It’s not all silliness, though. In an interview with the Seattle Times, author Ben Thompson, whose own bio is couched in Dungeons and Dragons-like statistics (though he actually graduated cum laude from the honors program at Florida State University with degrees in history and political science), was asked how closely he stuck to actual historic events when compiling these stories, and how heavily he relied on Wikipedia. Thompson responded:

“No, I did not use Wikipedia. I didn’t put anything down that I couldn’t find two or three corroborating sources, and I have about 350 books in my bibliography at the end. So it’s all the real deal.”

There are fascinating tidbits of historical fact scattered throughout, especially concerning little-known historic figures, like Peter Francisco, the 6’6″, 300# giant who fought in the American Revolution (often with a broadsword given to him by George Washington). Or Wolf the Quarrelsome, brother of legendary Irish High King Brian Boru, who “rocks, because he only appears in history twice, and both times he’s kicking ass.” I was particularly interested in 1870s-era lawman Bass Reeves, a former slave-turned-badass, who spent his career in the rough-and-tumble Indian Territory, home of present-day Oklahoma.

In thirty years of service, Bass Reeves arrested more than three thousand fugitives — including one trip to Commanche country where he single-handedly captured and brought in seventeen prisoners.

Not only that, but Reeves was never shot once in a career that saw him kill fourteen men in gunfights and wound dozens more.

Each chapter has a sidebar that details other nuggets of information about the time the subject lived in, or other elements relevant to the period. In the sidebar at the end of the chapter about American World War I hero Henry Lincoln Johnson, we learn:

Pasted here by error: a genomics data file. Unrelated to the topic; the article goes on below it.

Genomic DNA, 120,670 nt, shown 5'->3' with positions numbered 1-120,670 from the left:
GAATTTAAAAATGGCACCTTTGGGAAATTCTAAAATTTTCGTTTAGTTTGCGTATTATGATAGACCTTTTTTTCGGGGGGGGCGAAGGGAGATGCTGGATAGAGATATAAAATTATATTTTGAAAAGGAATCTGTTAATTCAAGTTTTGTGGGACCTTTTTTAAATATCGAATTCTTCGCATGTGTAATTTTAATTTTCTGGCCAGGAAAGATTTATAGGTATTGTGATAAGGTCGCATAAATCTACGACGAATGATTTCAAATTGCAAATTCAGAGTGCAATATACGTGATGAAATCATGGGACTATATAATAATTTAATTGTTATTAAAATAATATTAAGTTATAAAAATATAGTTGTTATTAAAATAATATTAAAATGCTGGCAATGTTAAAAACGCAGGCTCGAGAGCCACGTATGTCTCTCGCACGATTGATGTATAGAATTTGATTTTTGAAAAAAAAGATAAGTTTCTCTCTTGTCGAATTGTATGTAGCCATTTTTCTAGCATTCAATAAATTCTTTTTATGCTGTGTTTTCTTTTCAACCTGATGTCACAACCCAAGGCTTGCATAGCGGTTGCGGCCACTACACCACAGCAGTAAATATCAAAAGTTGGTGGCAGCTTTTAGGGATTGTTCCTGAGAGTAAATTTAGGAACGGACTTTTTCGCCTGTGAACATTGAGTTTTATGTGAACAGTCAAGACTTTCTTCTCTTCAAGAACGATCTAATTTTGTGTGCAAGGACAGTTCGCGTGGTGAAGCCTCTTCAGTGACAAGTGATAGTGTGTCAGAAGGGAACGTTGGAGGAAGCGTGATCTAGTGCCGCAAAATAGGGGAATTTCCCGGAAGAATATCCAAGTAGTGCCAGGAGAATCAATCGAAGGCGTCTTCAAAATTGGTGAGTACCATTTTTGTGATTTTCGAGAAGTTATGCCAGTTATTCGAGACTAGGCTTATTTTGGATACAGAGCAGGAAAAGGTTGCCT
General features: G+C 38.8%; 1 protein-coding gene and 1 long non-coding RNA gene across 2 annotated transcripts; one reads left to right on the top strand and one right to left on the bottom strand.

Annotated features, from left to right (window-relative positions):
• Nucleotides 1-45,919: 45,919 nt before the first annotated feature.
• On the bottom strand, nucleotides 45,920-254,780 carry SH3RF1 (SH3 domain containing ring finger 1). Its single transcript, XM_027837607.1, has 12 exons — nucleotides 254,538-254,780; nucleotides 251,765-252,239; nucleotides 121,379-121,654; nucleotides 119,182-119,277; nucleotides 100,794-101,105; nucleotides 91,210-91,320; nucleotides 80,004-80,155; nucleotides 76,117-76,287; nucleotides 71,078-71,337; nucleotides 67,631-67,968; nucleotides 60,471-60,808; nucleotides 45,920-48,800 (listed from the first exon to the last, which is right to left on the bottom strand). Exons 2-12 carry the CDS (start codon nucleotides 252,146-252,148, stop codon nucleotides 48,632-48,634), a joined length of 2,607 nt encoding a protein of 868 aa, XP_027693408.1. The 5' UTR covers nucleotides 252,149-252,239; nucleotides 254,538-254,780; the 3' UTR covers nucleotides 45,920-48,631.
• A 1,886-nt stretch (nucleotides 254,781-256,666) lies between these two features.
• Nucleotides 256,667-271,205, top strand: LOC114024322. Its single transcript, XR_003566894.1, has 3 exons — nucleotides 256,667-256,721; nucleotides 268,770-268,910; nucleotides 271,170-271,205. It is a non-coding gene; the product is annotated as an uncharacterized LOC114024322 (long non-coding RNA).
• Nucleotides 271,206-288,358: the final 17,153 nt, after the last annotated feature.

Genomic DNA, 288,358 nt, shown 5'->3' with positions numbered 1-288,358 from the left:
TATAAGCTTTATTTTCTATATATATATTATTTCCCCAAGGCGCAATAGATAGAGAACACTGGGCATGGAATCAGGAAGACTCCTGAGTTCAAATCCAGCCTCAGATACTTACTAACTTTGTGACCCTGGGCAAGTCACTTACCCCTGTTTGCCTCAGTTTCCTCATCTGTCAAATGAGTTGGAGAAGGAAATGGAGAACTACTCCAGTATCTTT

Archduke Franz Ferdinand hated the sight of creases or wrinkles, so any time he appeared in public he demanded to be sewn into his suit. Unfortunately, this ended up being his downfall — after he was shot by a Serbian assassin in Sarajevo, he was unable to receive prompt medical attention because the medics couldn’t get his jacket off without cutting the entire suit apart.

Other sidebars are a little less serious. Following the chapter about the woman pirate Anne Bonny, who terrorized the Caribbean as part of a crew that later took on a second woman, Mary Read, despite women being considered “bad luck” on pirate ships, Thompson notes the following:

Some historians think that Anne Bonny and Mary Read were lesbian lovers and not just friends and comrades-in-arms. These people need to stop watching so much porn.

If all this sounds maybe a little juvenile, that’s because it pretty much is. That doesn’t make it any less awesome, though. Inappropriate gas passing is juvenile too, but it’s still goddamn funny. The chapters all get a little similar in the outlandish descriptions, but when read a few at a time they are a lot of fun. I read a few excerpts to my 16 year-old son, and I actually caught him reading bits of it on his own. The portraits accompanying each chapter are suitably badass too. The extensive bibliography at the end is a treasure trove of books for further study, if one is so inclined, which I find more than justifies the price of the book.

This is an excellent book to have on hand to just pick up and flip through, as well as get a good chuckle now and then. It had to have been a blast to write. I bought a copy to give to the local women’s boutique clothing store that my wife does business with. I figure the little side table next to the “man chair,” where beleaguered husbands and boyfriends wait while their women browse through rack after rack of clothes, is a perfect spot for this book. I know more than once it saved my good humor at the end of an otherwise tedious day.